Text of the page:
Response shift is an effect that must be taken into account when evaluating the effectiveness of an intervention. This is particularly important when evaluating a subjective response to a chronic condition over a prolonged period of time.


A response shift reflects a change in perception about one's own condition that may arise from:

(1) recalibration: change in the internal standard (benchmark)

(2) reevaluation and reprioritization: change in personal values

(3) reconceptualization: change in definition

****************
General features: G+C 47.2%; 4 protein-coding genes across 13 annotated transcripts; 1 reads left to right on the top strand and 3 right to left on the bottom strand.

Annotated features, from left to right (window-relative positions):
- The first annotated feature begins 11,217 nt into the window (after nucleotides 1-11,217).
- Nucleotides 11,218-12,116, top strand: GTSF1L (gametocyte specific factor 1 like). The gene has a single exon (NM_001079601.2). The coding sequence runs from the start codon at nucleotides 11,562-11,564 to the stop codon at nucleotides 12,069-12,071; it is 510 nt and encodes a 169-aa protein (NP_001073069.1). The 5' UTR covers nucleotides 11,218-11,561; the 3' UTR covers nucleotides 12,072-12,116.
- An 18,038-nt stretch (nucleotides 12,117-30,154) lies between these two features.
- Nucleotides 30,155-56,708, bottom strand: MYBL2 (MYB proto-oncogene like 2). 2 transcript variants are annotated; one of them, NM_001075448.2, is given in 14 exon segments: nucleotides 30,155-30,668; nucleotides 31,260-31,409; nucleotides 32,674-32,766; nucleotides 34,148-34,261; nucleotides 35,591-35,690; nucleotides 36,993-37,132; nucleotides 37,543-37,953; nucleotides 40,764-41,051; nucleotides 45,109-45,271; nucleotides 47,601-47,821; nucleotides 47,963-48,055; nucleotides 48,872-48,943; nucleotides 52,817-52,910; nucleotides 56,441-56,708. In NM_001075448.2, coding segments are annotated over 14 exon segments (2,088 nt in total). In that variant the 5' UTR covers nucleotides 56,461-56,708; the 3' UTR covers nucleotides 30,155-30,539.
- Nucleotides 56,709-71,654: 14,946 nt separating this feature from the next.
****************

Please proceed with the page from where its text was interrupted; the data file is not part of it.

Some patients have no response shift.

Some patients will show a more positive shift in response.

Some patients will show a more negative shift in response.


For example, a response shift may cause a patient with a chronic disease to be more positive about an outcome despite an objective deterioration in overall health because the person has adapted to and accepted the new situation.


A common assumption is that a person will respond in the same way before and after an intervention, with the intervention being the only thing to change. In actuality both the condition and the patient may change, and do so in unpredictable ways.


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